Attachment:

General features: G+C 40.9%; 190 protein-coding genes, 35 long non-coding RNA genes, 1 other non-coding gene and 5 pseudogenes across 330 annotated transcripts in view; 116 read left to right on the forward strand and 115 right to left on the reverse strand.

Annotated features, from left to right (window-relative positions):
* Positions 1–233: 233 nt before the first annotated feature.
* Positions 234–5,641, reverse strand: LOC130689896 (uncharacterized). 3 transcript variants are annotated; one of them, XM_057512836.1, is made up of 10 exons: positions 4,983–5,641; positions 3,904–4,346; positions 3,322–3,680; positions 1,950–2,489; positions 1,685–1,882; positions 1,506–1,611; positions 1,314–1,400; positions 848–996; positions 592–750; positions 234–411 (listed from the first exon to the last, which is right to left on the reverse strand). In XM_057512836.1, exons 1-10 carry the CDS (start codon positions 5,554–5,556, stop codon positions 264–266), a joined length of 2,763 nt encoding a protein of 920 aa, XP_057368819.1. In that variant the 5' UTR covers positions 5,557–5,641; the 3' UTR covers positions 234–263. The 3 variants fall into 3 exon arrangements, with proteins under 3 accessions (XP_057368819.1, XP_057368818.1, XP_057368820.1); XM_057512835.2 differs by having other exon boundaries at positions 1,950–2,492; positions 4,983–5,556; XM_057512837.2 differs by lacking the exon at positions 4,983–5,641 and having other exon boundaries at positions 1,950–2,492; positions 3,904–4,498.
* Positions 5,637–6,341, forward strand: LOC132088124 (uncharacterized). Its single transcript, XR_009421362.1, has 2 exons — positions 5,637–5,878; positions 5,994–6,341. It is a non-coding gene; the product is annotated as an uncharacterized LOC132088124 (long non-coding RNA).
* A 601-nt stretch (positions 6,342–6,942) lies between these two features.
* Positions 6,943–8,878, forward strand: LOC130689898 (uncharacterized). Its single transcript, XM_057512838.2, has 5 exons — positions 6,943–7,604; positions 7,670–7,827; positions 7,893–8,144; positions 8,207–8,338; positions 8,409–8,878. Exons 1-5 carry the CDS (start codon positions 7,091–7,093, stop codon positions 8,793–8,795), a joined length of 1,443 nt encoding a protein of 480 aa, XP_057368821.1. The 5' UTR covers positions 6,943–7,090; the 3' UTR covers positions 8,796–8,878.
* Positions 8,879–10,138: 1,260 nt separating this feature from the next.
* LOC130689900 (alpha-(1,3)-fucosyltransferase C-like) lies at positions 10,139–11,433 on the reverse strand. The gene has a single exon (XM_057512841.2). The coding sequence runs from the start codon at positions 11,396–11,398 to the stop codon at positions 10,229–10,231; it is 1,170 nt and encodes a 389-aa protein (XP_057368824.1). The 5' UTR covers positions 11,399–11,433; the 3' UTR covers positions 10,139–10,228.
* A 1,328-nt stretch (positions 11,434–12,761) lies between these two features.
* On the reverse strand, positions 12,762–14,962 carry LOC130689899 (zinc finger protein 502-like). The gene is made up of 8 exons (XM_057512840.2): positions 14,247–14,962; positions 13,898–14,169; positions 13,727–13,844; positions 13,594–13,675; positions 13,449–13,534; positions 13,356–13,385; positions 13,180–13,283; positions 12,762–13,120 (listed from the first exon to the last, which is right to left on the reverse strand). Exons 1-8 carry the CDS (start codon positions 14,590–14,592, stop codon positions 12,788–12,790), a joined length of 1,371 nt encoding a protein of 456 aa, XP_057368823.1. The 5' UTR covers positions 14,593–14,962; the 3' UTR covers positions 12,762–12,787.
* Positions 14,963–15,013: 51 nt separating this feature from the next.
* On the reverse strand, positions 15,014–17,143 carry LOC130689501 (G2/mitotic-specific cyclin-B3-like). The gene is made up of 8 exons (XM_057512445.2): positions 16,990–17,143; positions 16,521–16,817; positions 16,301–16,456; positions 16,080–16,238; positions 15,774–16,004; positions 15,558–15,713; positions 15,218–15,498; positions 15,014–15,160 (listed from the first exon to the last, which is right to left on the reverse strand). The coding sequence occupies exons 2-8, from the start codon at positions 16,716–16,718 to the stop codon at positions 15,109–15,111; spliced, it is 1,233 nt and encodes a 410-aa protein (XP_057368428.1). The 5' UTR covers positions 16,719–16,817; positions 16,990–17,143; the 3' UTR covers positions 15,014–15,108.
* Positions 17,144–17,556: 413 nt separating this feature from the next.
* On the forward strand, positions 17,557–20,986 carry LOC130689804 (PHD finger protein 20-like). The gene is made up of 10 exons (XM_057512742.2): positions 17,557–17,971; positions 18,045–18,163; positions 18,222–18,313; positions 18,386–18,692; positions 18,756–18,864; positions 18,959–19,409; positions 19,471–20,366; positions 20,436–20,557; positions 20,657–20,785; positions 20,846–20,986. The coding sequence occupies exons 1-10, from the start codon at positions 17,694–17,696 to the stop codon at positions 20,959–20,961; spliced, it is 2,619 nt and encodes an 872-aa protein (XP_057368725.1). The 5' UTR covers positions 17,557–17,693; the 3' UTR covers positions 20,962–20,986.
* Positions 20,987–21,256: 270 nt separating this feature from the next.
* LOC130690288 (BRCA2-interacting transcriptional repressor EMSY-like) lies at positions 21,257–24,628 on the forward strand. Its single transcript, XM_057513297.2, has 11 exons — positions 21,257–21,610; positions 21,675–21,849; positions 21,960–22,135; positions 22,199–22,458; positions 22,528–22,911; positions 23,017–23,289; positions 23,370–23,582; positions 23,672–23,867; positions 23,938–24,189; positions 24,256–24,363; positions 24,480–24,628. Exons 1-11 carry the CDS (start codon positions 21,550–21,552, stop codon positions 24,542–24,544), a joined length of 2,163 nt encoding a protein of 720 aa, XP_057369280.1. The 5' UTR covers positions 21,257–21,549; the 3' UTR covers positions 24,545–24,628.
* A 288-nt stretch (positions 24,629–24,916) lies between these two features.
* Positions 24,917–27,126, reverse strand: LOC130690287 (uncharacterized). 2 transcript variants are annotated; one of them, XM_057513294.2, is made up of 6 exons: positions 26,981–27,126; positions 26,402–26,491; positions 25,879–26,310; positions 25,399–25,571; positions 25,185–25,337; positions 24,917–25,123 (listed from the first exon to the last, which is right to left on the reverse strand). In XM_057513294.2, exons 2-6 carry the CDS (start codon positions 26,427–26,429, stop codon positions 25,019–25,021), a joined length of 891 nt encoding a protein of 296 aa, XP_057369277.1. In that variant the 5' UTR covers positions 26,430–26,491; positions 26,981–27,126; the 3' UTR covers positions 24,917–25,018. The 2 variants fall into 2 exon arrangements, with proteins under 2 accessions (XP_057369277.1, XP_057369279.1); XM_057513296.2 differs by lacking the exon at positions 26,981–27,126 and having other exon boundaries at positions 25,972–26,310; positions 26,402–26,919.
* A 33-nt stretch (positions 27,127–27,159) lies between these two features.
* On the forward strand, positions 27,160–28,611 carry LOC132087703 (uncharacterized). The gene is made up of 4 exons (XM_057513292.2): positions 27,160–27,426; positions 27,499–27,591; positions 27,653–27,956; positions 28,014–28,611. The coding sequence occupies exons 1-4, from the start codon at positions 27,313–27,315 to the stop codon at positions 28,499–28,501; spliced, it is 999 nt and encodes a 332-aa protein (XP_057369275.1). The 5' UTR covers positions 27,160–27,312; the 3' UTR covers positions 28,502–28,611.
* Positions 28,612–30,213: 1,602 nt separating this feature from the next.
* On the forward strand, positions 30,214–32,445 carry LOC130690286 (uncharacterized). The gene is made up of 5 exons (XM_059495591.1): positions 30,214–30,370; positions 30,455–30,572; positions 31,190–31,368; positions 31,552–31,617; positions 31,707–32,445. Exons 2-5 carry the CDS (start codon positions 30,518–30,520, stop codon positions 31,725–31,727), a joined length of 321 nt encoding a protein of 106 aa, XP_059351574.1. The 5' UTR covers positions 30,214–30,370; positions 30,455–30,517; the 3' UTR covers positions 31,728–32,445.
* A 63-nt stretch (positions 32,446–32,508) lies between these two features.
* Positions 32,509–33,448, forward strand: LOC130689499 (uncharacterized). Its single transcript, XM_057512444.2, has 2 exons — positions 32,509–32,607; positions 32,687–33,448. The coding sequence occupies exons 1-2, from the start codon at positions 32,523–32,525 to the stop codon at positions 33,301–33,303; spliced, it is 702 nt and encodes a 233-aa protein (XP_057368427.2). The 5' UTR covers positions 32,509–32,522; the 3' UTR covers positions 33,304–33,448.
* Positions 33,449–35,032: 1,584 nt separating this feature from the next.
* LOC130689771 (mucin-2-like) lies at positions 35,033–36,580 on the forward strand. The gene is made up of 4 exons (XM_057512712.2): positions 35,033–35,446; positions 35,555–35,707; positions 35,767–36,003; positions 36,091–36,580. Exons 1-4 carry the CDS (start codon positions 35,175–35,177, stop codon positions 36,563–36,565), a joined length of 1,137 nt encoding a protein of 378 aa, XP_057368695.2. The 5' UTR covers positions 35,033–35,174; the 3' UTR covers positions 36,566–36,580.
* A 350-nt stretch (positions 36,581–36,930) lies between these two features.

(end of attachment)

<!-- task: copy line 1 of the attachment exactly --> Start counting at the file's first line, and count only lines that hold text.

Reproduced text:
General features: G+C 40.9%; 190 protein-coding genes, 35 long non-coding RNA genes, 1 other non-coding gene and 5 pseudogenes across 330 annotated transcripts in view; 116 read left to right on the forward strand and 115 right to left on the reverse strand.